Monday, May 2, 2011

what deserves applause?

Yesterday a friend stopped buy, and our chat (which rambled around and about) somehow arrived at a comment he made stating that graduating college was a sign that one has learned discipline, and deserved respect based on that.

For me, that did not ring true at all.

College (all three degrees of it), was easy. Well, relatively speaking. Sure there were long sleepless nights of the drama of finishing a term paper, etc., but it was such an enormous buffet of courses (Ha! Like that metaphor?) during which I had only to be fed the opportunity to learn things that expanded my mind and made life more interesting.

Not including the (I'm sort of ashamed to admit) fact that I didn't have to surrender to the "real world" of boredom and hopelessness. Which, after graduating from my first degree is what I experienced in my first (and only!) "real job".

I never felt that I deserved applause or congratulations for college. It was relatively easy for me. Fun, interesting, exciting. Full of hope and plans to make a difference.

What I feel worthy of applause & recognition is when I do things, most often really little things that would be of no consequence to most people but are very difficult for me. Simple things that feel to me like I am slaying dragons... that the dragons are about to slay me.

I dealt with some old tax issues last week.

THAT was enormous!

I had cold sweats, anxiety, sleepless nights.

And I did it.

I did it.

I slayed that dragon.

THAT'S the kind of thing I feel I deserve applause for.

The hard stuff for one person is often, perhaps mostly, very small for many others.

It's the little things.

We fight our little battles inside ourselves but in reality they are the big ones.

Hooray for us!


  1. A caveat. "Easy" is relative and college requires certain mental skills and subjectiveness not translatable in the so-called real world. Study and experience gathering are necessary parts of a student's life.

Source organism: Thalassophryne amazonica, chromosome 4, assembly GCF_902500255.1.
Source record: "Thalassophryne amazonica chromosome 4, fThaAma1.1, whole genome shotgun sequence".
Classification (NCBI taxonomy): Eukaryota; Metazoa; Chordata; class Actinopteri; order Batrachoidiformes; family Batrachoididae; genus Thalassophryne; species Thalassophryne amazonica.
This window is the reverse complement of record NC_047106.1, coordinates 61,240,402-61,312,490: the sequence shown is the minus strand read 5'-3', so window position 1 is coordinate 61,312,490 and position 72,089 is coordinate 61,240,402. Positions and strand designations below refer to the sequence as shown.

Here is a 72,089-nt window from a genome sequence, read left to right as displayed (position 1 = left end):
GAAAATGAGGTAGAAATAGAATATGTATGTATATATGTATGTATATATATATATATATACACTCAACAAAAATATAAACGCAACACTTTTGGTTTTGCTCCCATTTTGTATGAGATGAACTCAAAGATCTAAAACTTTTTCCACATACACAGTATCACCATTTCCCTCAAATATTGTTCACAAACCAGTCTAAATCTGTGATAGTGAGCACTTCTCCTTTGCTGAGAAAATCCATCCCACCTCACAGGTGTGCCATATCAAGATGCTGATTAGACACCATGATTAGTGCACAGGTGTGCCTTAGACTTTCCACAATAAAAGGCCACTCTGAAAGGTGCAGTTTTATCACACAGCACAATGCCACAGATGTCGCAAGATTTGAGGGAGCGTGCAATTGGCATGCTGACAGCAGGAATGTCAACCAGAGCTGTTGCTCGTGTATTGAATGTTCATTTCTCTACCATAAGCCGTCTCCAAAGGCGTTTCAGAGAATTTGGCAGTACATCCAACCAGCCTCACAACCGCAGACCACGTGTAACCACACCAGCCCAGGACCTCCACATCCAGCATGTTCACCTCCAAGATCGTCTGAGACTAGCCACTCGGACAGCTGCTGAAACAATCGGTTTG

A computer can compute taxes but a student can create art or argue hypotheticals and be free of dangerous consequences. Everything after college becomes more of a life and death situation.

    I agree, making and doing is personally rewarding. Still, if it hadn't been for years of study I wouldn't had gained a bag of intangibles allowing me to do what I do and be what I am.

  2. Bill:
    I am grateful for the years I had in school, it certainly did teach me a lot about "learning to learn" and the content taught me a lot about how much more deeply one can see things (minerology and geomorphology as seemingly opposite poles in geology classes comes to mind). I didn't mean that the fact that college was "easy" for me meant it was not valuable, but rather that things many people take as "easy" are for me very, very difficult. And vice versa. And those are the dragons that, (once I actually gird my loins and gather the courage to face them), are by comparison SOOOOO much harder than the most difficult college class. Because they ARE (as you wrote) life and death. Safe or homeless. And... particularly triggering of panic for me.
    I'm so glad you are reading, and responding with such thoughtfulness.

  3. Everyone of us has their own little and big dragons, so you're both right from your perspectives. Fighting a dragon because he threatens your existence is a thing you can't avoid doing, and I guess there are, well maybe not a hundred, but several ways to do that -- and only some of them may deserve some "applause" because you didn't have a choice anyway; you are being forced by conditions. Fighting a dragon that threatens the existence of others who are helpless or dependent is a totally different thing and a voluntary one that will always deserve applause. Overcoming/fighting yourself and all the little excuses that keep popping up to distract you from focusing on what's being needed maybe the worst dragon of all. And that's what you mean -- and it's a different one for everyone that shows up in all sorts of different disguises.